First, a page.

Christmas ornaments are more to me than pretty pieces of glass to hang on a tree. In our house, they symbolize the story of our lives. This is part of the story I saw today when I looked at our tree:
I grew up with a set of ideals and beliefs passed on by my parents. Those beliefs helped me understand the world, for a time. As I got older, I learned there were other beliefs equally valid to those my parents held. Learning this was disorienting to me; akin to learning the truth about Santa Claus.
I started evaluating and decided to challenge what I knew. The more beliefs I challenged and shed, the more I felt like an outsider in my family. And it didn’t bother me that I didn’t fit into that place any longer.
I also recognized that no matter how hard I worked at it, home was no longer the place where I grew up. Instead, it was any place where I was welcomed as I was. And it opened a whole new world to me.
I stopped feeling shame when I chose to have a drink. I learned that drinking and being drunk are two different things, and started to meet friends who were going through similar circumstances.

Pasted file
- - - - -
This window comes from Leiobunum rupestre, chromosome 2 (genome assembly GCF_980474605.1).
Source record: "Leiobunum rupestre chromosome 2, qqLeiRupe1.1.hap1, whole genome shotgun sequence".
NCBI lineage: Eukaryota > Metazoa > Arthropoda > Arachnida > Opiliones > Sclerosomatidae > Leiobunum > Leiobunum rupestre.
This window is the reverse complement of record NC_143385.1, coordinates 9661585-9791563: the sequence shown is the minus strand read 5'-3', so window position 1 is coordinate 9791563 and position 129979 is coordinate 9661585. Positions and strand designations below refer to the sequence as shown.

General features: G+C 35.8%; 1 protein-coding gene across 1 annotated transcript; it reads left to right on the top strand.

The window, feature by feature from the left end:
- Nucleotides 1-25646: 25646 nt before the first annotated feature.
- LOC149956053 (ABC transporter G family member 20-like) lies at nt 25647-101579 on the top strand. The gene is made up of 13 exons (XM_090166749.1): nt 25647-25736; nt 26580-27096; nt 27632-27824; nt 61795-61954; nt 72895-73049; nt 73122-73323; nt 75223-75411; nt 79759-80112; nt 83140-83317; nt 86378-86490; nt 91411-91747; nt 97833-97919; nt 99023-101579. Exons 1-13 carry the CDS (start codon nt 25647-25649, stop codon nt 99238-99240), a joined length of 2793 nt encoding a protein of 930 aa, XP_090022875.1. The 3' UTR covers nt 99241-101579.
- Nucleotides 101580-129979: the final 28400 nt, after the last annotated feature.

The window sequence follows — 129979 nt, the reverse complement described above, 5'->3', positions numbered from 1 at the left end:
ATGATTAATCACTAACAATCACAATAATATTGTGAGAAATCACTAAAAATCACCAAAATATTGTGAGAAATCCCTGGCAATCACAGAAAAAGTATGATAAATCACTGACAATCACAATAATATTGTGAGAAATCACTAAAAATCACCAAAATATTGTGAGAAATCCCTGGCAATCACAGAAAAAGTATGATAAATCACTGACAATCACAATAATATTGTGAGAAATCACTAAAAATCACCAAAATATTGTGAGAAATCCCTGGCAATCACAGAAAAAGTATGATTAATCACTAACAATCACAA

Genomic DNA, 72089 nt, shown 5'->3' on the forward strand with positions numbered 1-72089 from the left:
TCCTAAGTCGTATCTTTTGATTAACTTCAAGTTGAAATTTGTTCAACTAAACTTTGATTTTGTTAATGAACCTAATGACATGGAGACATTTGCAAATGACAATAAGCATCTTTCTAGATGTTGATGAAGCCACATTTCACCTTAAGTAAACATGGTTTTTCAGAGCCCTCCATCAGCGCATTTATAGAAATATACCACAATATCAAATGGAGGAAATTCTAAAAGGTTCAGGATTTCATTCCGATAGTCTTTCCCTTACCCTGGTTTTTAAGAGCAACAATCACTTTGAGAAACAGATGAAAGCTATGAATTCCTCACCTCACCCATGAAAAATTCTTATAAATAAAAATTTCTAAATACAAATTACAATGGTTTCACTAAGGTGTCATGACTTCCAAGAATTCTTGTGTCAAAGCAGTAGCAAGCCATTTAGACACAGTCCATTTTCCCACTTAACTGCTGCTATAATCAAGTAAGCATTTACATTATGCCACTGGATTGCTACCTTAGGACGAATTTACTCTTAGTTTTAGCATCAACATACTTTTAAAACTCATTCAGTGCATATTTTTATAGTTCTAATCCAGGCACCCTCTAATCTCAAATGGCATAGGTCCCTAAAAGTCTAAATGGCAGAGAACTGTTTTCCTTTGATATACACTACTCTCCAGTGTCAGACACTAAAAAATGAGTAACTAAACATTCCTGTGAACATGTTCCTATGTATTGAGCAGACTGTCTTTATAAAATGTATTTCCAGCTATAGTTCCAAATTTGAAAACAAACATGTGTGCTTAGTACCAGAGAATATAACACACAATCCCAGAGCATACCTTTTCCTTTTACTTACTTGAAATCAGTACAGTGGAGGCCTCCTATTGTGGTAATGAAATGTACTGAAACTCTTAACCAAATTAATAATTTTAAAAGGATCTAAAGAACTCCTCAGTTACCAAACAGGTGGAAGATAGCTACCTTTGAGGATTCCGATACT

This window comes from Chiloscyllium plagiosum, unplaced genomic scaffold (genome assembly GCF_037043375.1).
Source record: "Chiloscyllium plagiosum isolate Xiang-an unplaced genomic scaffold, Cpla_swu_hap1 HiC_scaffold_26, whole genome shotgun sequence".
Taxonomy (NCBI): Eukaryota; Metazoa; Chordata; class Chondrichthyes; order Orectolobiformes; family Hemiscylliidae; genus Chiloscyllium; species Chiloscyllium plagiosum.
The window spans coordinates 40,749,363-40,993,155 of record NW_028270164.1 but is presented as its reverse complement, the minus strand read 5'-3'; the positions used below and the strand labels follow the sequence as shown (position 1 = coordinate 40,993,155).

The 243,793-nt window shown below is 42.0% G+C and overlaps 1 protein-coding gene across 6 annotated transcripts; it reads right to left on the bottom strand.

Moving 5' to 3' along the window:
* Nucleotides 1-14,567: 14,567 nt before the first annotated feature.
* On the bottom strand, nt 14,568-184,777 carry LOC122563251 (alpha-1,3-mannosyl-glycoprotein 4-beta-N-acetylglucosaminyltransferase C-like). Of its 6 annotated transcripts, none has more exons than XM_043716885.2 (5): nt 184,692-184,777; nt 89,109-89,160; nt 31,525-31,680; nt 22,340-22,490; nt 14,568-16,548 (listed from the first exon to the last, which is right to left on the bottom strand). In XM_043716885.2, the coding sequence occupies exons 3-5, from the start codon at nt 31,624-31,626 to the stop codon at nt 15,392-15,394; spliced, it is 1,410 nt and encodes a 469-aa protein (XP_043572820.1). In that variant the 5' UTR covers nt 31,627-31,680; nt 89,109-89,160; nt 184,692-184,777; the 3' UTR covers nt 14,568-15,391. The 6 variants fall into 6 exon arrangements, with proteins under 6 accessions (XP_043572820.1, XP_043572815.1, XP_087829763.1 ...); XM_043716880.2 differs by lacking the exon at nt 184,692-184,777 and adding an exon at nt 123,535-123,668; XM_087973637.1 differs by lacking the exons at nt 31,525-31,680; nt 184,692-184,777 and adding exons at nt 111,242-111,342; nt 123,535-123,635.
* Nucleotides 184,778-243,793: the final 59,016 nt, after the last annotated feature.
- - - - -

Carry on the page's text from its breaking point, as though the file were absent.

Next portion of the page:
I found and sought out friends who cared for each other. Not lip-service care, but “call me when you find yourself in trouble” care. I learned how to receive and, more importantly, how to give care to the people I had chosen as to be part of my life.
That’s when I realized how lucky I was to be among people who let me be myself, cared for me regardless of my flaws, and helped me recognize the rewards of becoming a contributing member of their community.
I was free to live fully; to engage with the world around me, and to be among people whose joy and energy were fabulously contagious. I knew the best way to celebrate life and love was to be on the dance floor among the people who showed me how to be myself without fear.
Far from the evil place I was told about, the dance floor is what gave me the chance to meet the man I would marry. And we continue to dance every chance we get!
One of the biggest ironies of my story is that my parents’ fear of vices is what kept me from making terrible choices when I was younger. And I can appreciate that now that I’ve arrived at this age without being harmed.
This Christmas, I’m grateful I learned how to be resilient even before I knew what resilience was. I was fortunate to have friends who taught me how to care for myself and others, and who showed me the value of deep, loving friendships that transcend time and distance.
And I learned that work is what allows me to live the life I want, but play is equally important. It returns to us the simple gifts of laughter, fun, and joy.